Sculpture in Motion
The term "kinetic art" was penned in 1920 in the Realist Manifesto, where artist Naum Gabo extolled the virtues of divorcing art from traditional conventions. It wasn't until the mid-1950s, however, that the kinetic art movement exploded, bringing fame to sculptors such as Jean Tingley, George Rickey and Alexander Calder, whose colorful mobile can be seen on the lawn of the High Museum of Art.
In the decades since, new materials and technologies became available, broadening the possiblities. The movement also evolved from the use of machinery and electricity to create movement, to art that now embraced and celebrated the use of natural, renewable resources to induce motion. The Garden's exhibition featured a piece by George Rickey, deceased, who helped pioneer the kinetic art movement, but the work of the new generation of kinetic art and contemporary artists was the actual focus.
Sculpture in Motion:
Art Choreographed by Nature
In 2008, the Atlanta Botanical Garden once again showcased fine contemporary art in an extraordinary garden setting. Sculpture in Motion, Art Choreographed by Nature was the most extensive survey of outdoor kinetic art thus far, and featured 32 medium and large scale outdoor kinetic sculptures.
Art That Moves You
Amid lavishly blooming flowers and trees a collection of extraordinary scullptures came to life at the Garden.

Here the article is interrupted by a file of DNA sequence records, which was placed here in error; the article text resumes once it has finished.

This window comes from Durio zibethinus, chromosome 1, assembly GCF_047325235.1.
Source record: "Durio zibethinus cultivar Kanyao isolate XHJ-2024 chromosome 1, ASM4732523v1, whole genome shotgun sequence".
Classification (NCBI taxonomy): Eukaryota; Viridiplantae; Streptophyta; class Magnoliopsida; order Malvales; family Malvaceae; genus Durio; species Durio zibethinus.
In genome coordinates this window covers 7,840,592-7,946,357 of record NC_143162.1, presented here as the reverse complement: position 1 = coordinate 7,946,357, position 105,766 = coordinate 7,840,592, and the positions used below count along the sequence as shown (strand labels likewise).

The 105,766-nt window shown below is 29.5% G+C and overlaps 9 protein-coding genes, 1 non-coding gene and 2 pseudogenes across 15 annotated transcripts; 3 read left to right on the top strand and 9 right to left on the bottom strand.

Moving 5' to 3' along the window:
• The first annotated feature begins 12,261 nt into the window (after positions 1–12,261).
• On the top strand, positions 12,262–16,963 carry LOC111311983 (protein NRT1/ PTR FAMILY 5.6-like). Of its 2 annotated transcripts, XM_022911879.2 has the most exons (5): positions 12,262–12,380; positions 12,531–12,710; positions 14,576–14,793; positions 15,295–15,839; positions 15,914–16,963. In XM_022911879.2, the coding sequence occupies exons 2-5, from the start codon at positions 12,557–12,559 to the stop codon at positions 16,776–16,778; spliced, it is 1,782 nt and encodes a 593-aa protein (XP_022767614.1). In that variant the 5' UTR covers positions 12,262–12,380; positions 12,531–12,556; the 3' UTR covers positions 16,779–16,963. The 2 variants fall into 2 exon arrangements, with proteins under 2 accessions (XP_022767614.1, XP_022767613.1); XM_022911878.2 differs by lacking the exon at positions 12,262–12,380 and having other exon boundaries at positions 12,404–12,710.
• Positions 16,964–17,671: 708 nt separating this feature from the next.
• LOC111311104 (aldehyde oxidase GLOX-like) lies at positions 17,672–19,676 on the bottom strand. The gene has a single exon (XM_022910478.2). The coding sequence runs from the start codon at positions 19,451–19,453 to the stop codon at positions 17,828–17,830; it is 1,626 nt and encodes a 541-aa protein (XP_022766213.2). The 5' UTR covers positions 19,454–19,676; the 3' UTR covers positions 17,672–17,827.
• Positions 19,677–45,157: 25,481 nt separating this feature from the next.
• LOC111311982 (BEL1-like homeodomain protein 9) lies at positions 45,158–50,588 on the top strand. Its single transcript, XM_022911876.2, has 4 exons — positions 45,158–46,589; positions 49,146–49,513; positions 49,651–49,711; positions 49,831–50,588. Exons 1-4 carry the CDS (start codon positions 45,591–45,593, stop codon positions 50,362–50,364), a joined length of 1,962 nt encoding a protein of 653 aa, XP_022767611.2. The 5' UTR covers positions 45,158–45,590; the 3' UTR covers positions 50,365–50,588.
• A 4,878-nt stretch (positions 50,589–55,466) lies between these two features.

Each piece moved by various forces-- air currents, water, solar power, sound waves, magnetics, human energy-- and formed endless compositions that evoked powerful responses as unique as the artwork itself. Wind-powered kinetic art was mesmerizing, capturing and giving form to breezes that were also made visible in the leaves of nearby trees, yet using gleaming metals instead of foliage. Other forms of moving sculpture, such as liquid magnetics and multi-ton interactives that were able to be manipulated by a toddler, defied imagination and had to be seen to be believed.
The sculptures were produced by 16 artists, some of the most prominent kinetic sculptors working today, most of whom created new work specifically for this show. The connection of the works of art to the environment was unparalleled: most were powered by natural forces, their large scale complemented the spectacular gardens in which they were displayed.
Artists selected for the exhibition worked in many different and often high-tech materials. Tim Prentice and Jeffery Laudenslager worked with super-light metals like titanium, harnessing wind power to create moving geometric forms. American-born David Fried now working in Germany, utilized a proprietary system to capture sound waves and translate them into movement. Japanese artist Sachiko Kodama employed electromagnetics and magnetically-charged microfine particles suspended in oil to create completely original sculptural forms. Zac Coffin's interactive installation tested the limits of the laws of physics with seemingly impossible gravitational situations.
Organized in collaboration with Guest Curator Brigitte Micmacker of Sculpturesite Gallery, San Francisco, Sculpture in Motion was the Garden's first group exhibition. An Exhibition Catalog is still in print and is available through the Garden Gift Shop.